Some buildings’ functions changed. Hedge Hall and Roger Willams Hall were both residential dorms back in the 1970s. Roger Williams was a party dorm. Hedge and Parker were all-men dorms in the 1960s. In the later 1970s, Hedge and Parker both became all-women dorms—male students couldn’t even access the door. 

“Parker became a dorm only for senior women students in my senior year,” Helen J. O’Leary ’70 recalled; this also signals the increasing number of female students at Bates.

“There was a challenge in Parker: Go from the third floor to the ground floor without touching the floor, so you need to sit on the banister,” Richard M. Wood ’82, who majored in theater recalled. 

Different residential halls at Bates have different personalities, formed through time and people.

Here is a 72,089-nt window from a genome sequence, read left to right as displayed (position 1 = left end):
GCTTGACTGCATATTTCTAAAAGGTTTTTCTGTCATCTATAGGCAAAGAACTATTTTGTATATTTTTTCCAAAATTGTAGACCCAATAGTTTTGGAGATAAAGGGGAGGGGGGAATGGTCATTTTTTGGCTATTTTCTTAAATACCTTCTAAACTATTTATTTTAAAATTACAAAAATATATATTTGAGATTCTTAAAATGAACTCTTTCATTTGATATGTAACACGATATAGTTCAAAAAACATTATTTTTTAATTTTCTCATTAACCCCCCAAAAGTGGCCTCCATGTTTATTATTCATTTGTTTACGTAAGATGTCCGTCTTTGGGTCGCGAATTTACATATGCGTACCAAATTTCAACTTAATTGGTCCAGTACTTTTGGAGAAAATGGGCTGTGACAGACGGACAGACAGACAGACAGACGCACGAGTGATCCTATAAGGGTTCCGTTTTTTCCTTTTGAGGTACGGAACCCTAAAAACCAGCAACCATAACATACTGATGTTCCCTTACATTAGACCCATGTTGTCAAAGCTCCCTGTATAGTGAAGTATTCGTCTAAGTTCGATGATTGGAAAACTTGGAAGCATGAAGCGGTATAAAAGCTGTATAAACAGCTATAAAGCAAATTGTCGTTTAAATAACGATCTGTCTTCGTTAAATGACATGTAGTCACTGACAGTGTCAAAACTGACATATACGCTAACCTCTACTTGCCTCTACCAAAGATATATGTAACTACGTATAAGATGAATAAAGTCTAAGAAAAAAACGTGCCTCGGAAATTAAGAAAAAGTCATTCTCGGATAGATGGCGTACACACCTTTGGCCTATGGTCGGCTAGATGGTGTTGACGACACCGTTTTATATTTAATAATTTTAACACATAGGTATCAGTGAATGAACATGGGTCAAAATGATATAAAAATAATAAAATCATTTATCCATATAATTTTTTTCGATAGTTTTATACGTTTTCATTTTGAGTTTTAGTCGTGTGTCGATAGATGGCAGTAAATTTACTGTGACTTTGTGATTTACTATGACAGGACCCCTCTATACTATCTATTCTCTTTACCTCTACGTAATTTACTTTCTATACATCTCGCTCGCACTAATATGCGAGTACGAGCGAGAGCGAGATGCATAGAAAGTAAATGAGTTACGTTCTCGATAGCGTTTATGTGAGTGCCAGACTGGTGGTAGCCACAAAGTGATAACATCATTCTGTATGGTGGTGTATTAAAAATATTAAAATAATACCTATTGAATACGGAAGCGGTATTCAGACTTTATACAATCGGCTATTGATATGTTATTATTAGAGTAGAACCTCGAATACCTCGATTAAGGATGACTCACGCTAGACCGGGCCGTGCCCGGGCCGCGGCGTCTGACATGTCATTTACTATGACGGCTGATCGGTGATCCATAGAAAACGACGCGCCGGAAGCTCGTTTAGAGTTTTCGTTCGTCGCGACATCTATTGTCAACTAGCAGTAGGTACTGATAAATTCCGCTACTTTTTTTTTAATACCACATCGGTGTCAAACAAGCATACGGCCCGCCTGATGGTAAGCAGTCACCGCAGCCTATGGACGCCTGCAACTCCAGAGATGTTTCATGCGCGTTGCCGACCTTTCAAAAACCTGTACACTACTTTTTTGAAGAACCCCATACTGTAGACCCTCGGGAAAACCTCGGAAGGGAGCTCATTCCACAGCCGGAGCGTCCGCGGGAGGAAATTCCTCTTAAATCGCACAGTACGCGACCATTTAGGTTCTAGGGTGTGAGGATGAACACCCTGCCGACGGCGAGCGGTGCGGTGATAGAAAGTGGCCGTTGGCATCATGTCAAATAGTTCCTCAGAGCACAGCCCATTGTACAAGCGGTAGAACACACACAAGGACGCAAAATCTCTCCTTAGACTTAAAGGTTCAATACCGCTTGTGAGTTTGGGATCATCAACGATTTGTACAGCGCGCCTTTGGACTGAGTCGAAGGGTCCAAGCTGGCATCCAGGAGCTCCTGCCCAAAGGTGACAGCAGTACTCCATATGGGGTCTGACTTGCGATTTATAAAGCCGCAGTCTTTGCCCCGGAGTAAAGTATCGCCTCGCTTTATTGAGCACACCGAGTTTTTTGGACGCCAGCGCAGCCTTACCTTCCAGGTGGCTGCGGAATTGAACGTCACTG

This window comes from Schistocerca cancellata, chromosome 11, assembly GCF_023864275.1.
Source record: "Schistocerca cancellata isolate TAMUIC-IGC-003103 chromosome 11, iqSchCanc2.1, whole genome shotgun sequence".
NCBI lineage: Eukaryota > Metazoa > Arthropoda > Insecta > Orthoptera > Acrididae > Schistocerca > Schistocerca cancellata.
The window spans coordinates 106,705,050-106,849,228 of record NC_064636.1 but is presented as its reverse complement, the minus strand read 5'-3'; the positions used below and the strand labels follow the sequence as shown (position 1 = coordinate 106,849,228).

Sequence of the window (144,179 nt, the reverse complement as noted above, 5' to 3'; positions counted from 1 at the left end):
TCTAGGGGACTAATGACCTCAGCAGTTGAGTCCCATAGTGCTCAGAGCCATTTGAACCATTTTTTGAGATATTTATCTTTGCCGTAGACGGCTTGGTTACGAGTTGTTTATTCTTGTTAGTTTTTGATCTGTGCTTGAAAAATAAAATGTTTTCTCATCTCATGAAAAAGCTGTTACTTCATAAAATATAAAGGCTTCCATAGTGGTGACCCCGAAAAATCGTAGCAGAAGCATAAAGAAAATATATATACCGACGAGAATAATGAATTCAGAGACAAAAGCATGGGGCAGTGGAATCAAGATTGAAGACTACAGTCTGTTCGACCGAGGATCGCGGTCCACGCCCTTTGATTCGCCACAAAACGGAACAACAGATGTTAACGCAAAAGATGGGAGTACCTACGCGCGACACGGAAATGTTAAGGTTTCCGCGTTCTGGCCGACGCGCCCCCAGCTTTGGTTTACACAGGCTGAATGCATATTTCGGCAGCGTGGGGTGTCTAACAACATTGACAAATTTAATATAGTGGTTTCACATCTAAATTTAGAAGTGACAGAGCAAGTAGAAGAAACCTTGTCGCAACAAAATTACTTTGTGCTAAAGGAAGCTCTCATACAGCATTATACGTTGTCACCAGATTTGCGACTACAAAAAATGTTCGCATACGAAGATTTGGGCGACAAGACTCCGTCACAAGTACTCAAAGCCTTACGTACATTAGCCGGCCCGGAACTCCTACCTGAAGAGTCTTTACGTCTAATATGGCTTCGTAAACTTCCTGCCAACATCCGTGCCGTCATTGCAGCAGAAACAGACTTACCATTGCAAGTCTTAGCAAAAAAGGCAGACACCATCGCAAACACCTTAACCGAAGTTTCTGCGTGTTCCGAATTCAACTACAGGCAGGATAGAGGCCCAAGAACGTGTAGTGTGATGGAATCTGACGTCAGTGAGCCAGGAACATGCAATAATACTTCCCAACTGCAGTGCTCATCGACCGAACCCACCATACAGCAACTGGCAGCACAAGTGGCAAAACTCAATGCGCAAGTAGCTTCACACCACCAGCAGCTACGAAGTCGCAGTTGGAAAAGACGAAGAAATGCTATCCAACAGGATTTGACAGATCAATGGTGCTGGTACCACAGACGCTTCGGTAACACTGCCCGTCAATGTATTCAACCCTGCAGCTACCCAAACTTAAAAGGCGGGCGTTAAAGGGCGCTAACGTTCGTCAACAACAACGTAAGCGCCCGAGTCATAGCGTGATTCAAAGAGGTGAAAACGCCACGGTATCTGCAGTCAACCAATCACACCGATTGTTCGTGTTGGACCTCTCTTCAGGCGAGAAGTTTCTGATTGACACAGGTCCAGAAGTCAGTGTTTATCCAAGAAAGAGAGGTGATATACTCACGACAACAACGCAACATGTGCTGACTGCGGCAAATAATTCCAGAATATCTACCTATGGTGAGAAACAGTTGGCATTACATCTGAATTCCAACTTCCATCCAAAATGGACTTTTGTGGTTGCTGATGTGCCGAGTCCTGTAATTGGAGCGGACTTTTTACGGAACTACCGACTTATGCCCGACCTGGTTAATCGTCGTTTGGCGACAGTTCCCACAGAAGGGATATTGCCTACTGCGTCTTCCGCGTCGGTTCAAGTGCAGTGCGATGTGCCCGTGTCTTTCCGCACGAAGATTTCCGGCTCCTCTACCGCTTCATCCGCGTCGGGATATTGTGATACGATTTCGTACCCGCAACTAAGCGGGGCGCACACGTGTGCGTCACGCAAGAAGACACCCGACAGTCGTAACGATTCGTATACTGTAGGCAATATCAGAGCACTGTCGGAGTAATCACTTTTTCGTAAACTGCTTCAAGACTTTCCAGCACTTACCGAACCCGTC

“I lived in Clason House for my first year. It was a healthy living house, so no alcohol and no substance were allowed,” Zaw M. Oo ‘07 from Burma said. “We had 12 international students and 32 students in total live in Clason that year. We went to Chase Hall and ate together every day. They were the first group of friends I met at Bates!” 

Having many international students has already become a tradition of Clason House. In the year 2021-2022, more than half of Clason’s residents were international students. 


The welcome dinner on Friday night this year served lobster, steak and vegan meals. Alumni can get a whole lobster, graduating students can get lobster rolls and students who haven’t graduated yet can only have seafood chowder with limited lobster meat in it.